Final facts: If it is a typical day in America; 368 million people will each throw away 4.4 pounds of trash, totaling 1,619,200,000 lbs of trash per day and 592,112,000,000 lbs per year; Making America the #1 trash producing county in the world at over 1,609 pounds per person per year. This means that Americans whom constitute only 5% of the world’s population generate 40% of the world’s trash.

Each day, 115 square miles of rainforests are destroyed, totaling 27 million acres per year. About 38.9% of the U.S. waste stream is paper. American’s throw away 44 million newspapers everyday. To produce each week’s Sunday newspapers, 500,000 trees must be cut down. If every American recycled just one-tenth of their newspapers, we would save about 25,000,000 trees a year. If every household reused a paper grocery bag for one shopping trip, about 60,000 trees would be saved. Until next issue of Community Seeds Eco Magazine (see it at, live well.

Saturday, April 4, 2009

Being Green is Not a New Concept

My Eco Friendly Grandma
Being “Green” may be a new term, but it is not a new concept...Ask my grandma.
By DeAnna Holman

Last year, the magazine I publish, Community Seeds Eco Magazine, sponsored The Threshing Bee at the Patrick Ranch in Durham (As we will this year).While at our booth, I met great people, had great conversations, and learned a great deal. One sweet woman came to our booth and was interested in the magazine. She shared with me ways she has been “green” for over 40 years. Over 40 years! How can that be? It got me thinking about my grandma, now 95, and how she has actually been being “green” ever since I can remember. Actually, before I can remember because she tells me her stories, true stories.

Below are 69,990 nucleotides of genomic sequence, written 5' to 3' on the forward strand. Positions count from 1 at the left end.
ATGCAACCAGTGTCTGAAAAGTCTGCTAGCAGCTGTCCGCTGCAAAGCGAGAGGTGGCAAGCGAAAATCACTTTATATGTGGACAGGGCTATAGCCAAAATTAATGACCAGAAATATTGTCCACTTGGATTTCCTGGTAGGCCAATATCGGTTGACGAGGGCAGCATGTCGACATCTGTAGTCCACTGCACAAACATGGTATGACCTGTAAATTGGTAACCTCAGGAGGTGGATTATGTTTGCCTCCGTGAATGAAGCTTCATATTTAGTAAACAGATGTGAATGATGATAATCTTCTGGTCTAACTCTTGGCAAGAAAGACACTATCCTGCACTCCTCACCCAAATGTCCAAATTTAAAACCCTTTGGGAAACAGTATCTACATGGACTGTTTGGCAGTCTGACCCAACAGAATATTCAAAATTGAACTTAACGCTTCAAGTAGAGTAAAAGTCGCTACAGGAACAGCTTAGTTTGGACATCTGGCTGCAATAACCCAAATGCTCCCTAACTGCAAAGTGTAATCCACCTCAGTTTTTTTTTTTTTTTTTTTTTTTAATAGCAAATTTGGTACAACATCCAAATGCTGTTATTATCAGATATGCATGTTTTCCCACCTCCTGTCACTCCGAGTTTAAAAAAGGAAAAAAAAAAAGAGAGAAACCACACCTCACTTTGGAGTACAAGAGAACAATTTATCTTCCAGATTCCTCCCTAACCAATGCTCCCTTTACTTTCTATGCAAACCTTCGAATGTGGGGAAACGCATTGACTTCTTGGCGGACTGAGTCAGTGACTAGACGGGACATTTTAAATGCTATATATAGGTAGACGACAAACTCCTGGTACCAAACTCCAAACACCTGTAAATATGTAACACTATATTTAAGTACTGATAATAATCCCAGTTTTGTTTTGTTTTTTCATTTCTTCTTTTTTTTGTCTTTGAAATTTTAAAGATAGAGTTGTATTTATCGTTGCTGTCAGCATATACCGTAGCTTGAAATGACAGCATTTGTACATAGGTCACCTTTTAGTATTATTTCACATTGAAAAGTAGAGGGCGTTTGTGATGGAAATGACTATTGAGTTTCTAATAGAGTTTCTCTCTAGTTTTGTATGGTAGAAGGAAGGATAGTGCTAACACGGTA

My grandma did so many things to be kinder to the earth. She would always turn off the water when brushing her teeth and she would never leave a light on in an empty room. I remember she had fruit trees in her backyard and she used “natural” ways to keep pests off. She did not have access to many chemicals and she wasn’t interested in them anyway. Granted, she was living in Los Angeles and the pest problem was minimal, but still it is noteworthy. I remember she would bury compostable items in her yard to make “mulch” and I thought that was odd. Now, I am making compost or “mulch” and people are writing about it for my magazine! I remember her telling me time and time again how coffee grounds were so good for her roses. She had a bowl near her kitchen sink for composting materials and come to think of it, she had very little waste at all.

If my grandma did not finish a glass of water, she would dump the rest into a house plant. She never had a dry, wilting plant in the house. Those house plants emitting oxygen in her house was just another way she was being green. She has the smallest carbon footprint of anyone I know. She has even taken public transit or walked all of her life. She has always thought there is no need to get a car if you live in a city. I always thought she was being frugal, but she was simply not being wasteful.

Perhaps having parents that were immigrants from Russia helped my grandmother to be more conscious of wastefulness. Or maybe it was because of WWII and the hardships faced. Everyone around her worked, they had to ration food and necessities, and no one was wasteful. People appreciated the smallest of things. It may seem like it was a complicated time, but there was no TV, no clutter, no fast-pace rat race and no, “what’s in it for me” attitude. It was innate to reduce, reuse and recycle. It was not a chore to be eco-friendly, it was a way of life... Yes, over 40 years ago!